Saturday, January 7, 2017
Tales of the Peculiar by Ransom Riggs
In much the style of J. K. Rowling's The Tales of Beetle the Bard, Ransom Riggs brings us Tales of the Peculiar, a collection of fables from the universe of Riggs' bestselling series that I reviewed awhile back. I've always really liked fairytales, especially when I got older and found out how dark and serious they were and how twisted the morals could be. Anyone who's read Miss Peregrine's Home For Peculiar Children and knowing how dark and fascinating those books are can only fathom how the fairytales of the peculiar universe could be. Let's take a look.
The book begins with a forward by one of the characters of the original series, Millard Nullings the invisible boy. Seeing as he's the most scholarly of Miss Peregrine's wards, he takes it upon himself to rewrite these tales and share them with the current times. There are ten tales in total telling wild stories of a serpentine princess, a living island, girls who could tame nightmares and befriend the dead, destructive pigeons, and some very polite cannibals.
Each tale, as any good traditional fairy tale would, possesses morals and lessons to be learned by both the peculiar and the normal. The Splendid Cannibals is a cautionary tale of hubris and greed. The Fork-Tongued Princess is a tale of forgiveness and overcoming hardships. The tales of The First Ymbryne and The Boy Who Could Hold Back The Sea hold actual historical value (the latter story revolves around an actual event that took place in history) and clarity in building the world Riggs created in his stories. But many of the lessons are specific to the peculiars themselves, realizing their powers and the difficulties and responsibilities that come with them. When and if they should be shared with the world, or even used at all.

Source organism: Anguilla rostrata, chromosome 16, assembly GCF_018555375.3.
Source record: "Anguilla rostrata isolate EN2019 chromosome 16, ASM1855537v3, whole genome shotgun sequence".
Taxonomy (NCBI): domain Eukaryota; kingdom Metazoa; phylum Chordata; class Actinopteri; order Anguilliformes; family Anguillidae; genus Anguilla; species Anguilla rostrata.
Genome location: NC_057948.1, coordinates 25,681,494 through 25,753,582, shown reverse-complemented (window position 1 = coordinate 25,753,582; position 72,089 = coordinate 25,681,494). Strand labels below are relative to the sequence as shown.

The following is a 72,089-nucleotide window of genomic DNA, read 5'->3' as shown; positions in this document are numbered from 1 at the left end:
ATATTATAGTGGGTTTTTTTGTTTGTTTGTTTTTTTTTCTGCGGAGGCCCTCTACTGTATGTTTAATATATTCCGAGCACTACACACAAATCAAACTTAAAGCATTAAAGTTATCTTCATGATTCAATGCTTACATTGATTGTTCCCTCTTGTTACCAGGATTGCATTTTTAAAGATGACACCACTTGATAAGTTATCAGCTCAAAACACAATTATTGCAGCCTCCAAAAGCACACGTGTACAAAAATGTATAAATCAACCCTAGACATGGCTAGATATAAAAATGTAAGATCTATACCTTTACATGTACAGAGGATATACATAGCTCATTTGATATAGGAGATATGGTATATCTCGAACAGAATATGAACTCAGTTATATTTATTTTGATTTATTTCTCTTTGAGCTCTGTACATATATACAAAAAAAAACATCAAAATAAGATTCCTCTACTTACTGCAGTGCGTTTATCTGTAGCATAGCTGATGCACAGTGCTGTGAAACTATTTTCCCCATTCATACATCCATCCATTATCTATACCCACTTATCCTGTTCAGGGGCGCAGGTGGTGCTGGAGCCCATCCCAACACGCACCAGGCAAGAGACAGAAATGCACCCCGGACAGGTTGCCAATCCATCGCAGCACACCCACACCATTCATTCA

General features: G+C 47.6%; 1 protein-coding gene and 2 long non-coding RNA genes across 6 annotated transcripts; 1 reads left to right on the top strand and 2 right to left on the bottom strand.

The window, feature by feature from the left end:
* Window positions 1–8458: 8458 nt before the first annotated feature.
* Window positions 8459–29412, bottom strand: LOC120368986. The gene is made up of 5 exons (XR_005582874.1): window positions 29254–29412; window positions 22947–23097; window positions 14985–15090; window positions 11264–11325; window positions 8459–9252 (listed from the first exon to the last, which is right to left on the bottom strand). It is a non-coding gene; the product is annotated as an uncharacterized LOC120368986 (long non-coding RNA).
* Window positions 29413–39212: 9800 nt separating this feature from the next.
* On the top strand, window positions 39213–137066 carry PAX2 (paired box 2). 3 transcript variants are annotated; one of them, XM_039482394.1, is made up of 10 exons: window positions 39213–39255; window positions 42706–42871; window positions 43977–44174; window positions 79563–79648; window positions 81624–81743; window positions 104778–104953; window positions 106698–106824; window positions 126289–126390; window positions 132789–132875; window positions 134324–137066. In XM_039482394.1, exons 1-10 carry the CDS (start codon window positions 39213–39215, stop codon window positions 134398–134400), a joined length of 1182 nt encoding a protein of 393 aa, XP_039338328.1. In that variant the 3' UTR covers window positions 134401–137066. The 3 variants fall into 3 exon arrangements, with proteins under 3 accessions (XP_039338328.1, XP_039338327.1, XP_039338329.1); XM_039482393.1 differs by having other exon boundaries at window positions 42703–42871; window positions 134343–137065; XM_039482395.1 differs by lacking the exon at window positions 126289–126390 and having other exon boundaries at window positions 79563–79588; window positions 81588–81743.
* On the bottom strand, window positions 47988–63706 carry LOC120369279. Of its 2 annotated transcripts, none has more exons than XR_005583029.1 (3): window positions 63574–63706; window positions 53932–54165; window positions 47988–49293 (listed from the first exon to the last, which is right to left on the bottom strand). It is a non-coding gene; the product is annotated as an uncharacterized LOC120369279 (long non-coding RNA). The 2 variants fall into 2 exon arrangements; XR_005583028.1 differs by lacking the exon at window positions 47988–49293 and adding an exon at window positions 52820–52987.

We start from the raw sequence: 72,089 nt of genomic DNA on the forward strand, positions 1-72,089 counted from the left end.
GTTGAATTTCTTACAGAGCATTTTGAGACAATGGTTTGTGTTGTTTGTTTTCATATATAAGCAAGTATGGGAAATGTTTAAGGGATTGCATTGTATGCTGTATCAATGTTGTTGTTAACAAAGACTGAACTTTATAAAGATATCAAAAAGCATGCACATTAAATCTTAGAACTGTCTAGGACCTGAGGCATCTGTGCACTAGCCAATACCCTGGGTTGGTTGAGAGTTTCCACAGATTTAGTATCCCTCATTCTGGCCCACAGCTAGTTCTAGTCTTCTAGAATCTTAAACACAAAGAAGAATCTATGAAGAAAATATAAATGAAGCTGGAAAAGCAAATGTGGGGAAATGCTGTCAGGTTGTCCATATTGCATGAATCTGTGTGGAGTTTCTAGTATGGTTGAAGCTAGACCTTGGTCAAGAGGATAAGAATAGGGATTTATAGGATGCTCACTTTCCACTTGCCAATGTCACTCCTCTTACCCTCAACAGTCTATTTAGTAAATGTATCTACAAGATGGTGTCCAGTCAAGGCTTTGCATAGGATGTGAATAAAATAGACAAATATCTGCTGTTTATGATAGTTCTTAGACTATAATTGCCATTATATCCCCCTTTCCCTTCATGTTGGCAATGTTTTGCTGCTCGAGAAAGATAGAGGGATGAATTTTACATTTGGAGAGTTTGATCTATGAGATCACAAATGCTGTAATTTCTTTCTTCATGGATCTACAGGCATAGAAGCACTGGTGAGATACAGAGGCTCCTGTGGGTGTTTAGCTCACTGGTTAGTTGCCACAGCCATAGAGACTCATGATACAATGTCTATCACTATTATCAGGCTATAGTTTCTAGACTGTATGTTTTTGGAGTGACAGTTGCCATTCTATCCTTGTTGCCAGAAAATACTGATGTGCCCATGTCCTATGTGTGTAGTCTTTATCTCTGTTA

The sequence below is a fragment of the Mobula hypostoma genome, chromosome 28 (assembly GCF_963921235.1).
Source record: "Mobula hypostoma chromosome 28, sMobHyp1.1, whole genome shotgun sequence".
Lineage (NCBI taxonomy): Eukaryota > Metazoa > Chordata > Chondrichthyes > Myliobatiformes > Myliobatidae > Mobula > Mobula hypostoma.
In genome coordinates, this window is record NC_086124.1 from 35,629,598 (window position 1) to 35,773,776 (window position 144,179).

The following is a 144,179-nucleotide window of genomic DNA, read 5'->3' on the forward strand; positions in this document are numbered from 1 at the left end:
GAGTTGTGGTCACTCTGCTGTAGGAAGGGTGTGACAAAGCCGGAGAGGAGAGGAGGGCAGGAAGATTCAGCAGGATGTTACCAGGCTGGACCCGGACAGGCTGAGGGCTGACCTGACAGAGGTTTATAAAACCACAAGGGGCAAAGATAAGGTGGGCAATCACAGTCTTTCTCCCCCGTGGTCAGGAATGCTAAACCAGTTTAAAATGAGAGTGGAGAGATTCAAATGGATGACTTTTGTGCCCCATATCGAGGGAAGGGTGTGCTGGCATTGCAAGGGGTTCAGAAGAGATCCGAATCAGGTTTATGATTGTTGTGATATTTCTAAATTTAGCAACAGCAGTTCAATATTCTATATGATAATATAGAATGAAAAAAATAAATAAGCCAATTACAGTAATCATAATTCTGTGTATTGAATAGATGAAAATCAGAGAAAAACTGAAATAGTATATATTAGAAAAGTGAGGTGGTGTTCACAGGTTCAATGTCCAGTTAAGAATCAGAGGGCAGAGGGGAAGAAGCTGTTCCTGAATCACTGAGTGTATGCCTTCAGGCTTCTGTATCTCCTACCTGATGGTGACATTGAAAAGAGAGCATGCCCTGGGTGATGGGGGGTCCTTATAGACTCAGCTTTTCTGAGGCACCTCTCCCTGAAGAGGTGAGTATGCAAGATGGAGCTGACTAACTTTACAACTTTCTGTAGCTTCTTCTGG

The whole book possesses the macabre wonder of the source material as well as the cleverness. While the stories all have happy endings (some are even edited from Nullings himself so that they end happily), some of them are a bit more bittersweet than the rest. Like the legendary tales of the Brothers Grimm and Hans Christian Andersen, "happily ever after" often comes with a price. Things must be sacrificed, including freedoms and even their peculiar abilities altogether in order to achieve the best possible solution for the situation. I appreciate that about these stories and their lessons, while some are not quite for the faint of heart (I did mention the cannibals, right?) they can be enjoyed by both young and old alike, and also fans of the Miss Peregrine's series and those just picking this up because they're curious and have never heard of the Miss Peregrine series.
Everything you could want in a collection of dark fairytales, Tales is an easy and enjoyable read with wise morals and interesting characters and I'd say it's definitely worth your money at your local bookstore!
Have you read the book? What did you think? Comment below and share your thoughts.
Next Time: It's retrospective time again as I take a look back at the books whose Very Fascinating Details in regards made the world fall in love with the must unfortunate children in literature....